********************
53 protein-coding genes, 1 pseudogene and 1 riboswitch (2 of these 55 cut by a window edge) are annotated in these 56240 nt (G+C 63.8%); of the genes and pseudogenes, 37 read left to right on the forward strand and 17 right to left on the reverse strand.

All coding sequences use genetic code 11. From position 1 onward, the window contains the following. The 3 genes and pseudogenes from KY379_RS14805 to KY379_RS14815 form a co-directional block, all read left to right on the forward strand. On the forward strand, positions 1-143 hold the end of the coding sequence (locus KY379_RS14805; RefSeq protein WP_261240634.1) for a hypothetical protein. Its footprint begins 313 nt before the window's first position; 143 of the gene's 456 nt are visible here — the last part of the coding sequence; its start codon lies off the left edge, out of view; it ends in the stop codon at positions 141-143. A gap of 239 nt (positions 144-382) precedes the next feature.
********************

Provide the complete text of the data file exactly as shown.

53 protein-coding genes, 1 pseudogene and 1 riboswitch (2 of these 55 cut by a window edge) are annotated in these 56240 nt (G+C 63.8%); of the genes and pseudogenes, 37 read left to right on the forward strand and 17 right to left on the reverse strand.

All coding sequences use genetic code 11. From position 1 onward, the window contains the following. The 3 genes and pseudogenes from KY379_RS14805 to KY379_RS14815 form a co-directional block, all read left to right on the forward strand. On the forward strand, positions 1-143 hold the end of the coding sequence (locus KY379_RS14805; RefSeq protein WP_261240634.1) for a hypothetical protein. Its footprint begins 313 nt before the window's first position; 143 of the gene's 456 nt are visible here — the last part of the coding sequence; its start codon lies off the left edge, out of view; it ends in the stop codon at positions 141-143. A gap of 239 nt (positions 144-382) precedes the next feature.